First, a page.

tionally exposed individuals (iron and rare-earth miners, workers in Th-processing plants and the monazite industry totaling 1557 persons). Increases in respiratory diseases, pancreatic cancer, and chromosome aberrations were found to be statistically significant. Among niobium miners in a Th-rich area, an increase in lung-cancer rates (observed/expected lung-cancer cases = 11.3) was found (Solli and others 1985). Among approximately 53,000 European and Japanese patients treated with thorium oxide injections, an increase in lifetime excess cancer risks for liver and bone cancer as well as leukemia has been observed. However, there were no excess lung-cancers. To reduce the uncertainties concerning the effects of 220Rn decay products, we will need to better characterize dosimetry of thoron progeny and obtain more data on exposures.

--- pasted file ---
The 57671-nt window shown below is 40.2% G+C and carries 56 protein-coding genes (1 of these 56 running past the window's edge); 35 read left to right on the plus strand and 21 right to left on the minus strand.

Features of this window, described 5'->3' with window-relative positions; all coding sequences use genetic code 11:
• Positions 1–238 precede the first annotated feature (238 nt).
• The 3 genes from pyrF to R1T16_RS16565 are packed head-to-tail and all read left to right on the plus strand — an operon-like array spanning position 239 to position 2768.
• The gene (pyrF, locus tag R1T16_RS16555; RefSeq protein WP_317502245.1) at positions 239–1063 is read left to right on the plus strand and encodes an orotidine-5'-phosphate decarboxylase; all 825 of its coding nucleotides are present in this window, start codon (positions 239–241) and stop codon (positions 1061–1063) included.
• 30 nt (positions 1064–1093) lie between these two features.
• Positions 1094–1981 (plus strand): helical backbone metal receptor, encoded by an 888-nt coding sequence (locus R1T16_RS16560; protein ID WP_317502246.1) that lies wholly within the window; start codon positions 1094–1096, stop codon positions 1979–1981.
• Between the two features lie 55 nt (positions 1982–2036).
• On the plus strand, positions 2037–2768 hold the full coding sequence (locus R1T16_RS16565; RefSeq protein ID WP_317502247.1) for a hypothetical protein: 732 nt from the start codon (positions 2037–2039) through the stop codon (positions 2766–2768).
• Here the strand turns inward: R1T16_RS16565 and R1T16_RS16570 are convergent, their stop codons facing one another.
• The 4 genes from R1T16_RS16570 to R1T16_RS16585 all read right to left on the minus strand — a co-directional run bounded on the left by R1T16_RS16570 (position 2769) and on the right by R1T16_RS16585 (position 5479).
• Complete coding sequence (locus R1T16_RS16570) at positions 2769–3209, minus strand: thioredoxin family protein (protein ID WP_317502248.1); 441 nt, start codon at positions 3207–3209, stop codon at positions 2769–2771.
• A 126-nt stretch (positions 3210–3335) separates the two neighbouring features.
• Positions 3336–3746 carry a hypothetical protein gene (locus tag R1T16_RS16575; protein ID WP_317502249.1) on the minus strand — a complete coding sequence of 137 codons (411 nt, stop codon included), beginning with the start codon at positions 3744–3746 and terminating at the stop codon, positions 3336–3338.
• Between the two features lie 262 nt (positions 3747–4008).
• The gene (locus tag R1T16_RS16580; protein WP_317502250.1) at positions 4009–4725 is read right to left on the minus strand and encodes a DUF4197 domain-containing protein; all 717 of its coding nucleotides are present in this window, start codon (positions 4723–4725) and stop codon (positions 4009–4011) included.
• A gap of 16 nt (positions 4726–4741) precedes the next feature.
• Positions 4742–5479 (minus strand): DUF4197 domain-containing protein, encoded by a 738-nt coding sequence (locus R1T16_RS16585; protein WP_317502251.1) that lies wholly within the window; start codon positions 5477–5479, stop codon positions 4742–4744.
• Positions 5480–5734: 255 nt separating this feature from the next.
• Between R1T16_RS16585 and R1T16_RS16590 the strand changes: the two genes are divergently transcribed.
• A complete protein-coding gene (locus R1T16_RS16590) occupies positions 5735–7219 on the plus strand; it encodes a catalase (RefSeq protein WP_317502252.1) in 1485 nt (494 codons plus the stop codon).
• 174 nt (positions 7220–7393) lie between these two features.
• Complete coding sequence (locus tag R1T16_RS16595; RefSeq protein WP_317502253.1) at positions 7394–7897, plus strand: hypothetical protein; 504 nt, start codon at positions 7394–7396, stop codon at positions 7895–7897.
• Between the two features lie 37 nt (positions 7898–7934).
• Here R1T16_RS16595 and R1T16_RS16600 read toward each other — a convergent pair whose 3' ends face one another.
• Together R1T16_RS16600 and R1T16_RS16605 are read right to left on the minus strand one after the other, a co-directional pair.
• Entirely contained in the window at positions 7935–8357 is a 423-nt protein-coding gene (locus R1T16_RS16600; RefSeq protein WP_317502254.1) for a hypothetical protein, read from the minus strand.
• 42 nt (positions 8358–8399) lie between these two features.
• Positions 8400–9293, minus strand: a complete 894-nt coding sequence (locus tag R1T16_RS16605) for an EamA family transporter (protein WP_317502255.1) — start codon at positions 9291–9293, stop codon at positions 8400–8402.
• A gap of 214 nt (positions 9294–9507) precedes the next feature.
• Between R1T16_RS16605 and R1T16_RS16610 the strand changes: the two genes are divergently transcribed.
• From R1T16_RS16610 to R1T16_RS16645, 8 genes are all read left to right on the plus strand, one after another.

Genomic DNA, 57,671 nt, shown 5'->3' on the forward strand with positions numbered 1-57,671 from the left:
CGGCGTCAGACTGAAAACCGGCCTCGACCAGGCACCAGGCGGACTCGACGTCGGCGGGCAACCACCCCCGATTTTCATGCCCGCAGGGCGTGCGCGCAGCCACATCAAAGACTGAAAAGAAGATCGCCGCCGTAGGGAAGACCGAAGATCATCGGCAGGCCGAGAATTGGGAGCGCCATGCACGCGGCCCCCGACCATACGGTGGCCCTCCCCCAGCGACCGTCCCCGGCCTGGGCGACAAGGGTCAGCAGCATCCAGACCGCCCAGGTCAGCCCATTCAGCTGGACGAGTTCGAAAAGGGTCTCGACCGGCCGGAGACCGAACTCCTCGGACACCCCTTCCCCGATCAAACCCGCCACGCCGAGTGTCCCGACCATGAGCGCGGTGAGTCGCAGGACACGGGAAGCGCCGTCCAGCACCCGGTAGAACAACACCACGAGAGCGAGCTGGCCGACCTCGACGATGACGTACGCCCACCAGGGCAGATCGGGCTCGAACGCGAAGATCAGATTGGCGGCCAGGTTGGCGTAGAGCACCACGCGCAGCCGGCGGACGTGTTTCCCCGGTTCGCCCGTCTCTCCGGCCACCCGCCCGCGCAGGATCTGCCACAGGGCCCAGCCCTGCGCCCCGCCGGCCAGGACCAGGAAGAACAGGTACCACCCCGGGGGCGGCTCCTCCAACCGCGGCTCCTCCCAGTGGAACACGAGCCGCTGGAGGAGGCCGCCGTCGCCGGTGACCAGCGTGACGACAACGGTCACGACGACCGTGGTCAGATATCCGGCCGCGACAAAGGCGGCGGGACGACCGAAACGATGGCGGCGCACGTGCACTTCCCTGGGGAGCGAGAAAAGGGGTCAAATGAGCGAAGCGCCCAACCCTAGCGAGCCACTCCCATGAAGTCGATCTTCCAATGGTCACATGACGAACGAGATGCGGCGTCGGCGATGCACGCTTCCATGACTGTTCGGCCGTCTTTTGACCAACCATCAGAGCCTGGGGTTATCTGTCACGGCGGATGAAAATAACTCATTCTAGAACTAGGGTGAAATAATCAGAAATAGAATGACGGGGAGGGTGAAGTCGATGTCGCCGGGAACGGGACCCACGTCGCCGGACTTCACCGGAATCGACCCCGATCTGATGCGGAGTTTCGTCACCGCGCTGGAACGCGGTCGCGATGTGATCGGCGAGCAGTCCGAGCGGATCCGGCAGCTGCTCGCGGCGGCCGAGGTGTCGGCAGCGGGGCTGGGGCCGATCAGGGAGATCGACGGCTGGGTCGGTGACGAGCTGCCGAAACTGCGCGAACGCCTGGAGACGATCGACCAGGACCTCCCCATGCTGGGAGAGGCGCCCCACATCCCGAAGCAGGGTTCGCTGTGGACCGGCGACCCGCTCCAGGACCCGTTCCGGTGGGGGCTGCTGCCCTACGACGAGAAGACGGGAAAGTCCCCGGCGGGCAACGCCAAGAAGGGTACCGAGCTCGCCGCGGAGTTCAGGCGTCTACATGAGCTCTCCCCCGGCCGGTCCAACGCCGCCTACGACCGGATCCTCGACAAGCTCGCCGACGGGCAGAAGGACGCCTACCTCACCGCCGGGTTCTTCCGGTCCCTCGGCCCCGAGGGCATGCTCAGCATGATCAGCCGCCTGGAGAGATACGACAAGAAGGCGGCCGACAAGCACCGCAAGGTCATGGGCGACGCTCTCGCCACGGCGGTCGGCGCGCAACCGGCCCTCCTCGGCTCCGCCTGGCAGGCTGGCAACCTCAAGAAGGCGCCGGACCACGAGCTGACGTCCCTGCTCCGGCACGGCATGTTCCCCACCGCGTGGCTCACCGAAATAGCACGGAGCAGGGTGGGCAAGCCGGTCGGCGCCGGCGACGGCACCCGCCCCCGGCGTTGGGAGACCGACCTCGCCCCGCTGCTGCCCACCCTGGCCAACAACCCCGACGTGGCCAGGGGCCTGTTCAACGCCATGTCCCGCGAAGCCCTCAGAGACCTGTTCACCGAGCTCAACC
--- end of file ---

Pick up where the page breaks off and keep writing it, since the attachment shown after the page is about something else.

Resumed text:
In this chapter we have reviewed the basis for the dosimetric extrapolation of risk from miners to the general population, taking into account differences in the aerosol characteristics, breathing rates, and the respiratory physiology of the various segments of the population (women, children, infants, as well as men). The constants have changed from the values of about 0.70 to 0.75 reported by the NAS Dosimetry Panel (NRC 1991) to values very close to 1. The differences in input parameters between the calculations are summarized in Table B-13. The primary cause of the shift in K value is attributable to the reduction in the miner breathing rate based on measurements of actual miners in Tajikistan and South Africa. The risks for infants are slightly higher than for miners, but for the other groups, the risks per unit exposure are essentially identical in homes and mines. This value around 1 is reasonable given the compensatory factors of particle concentration raising the airborne concentrations, but in sizes that are only weakly deposited in the lung. Thus, the doses per unit radon concentration are essentially the same although in each case, specific unusual aerosol conditions could substantially increase the dose per unit exposure.

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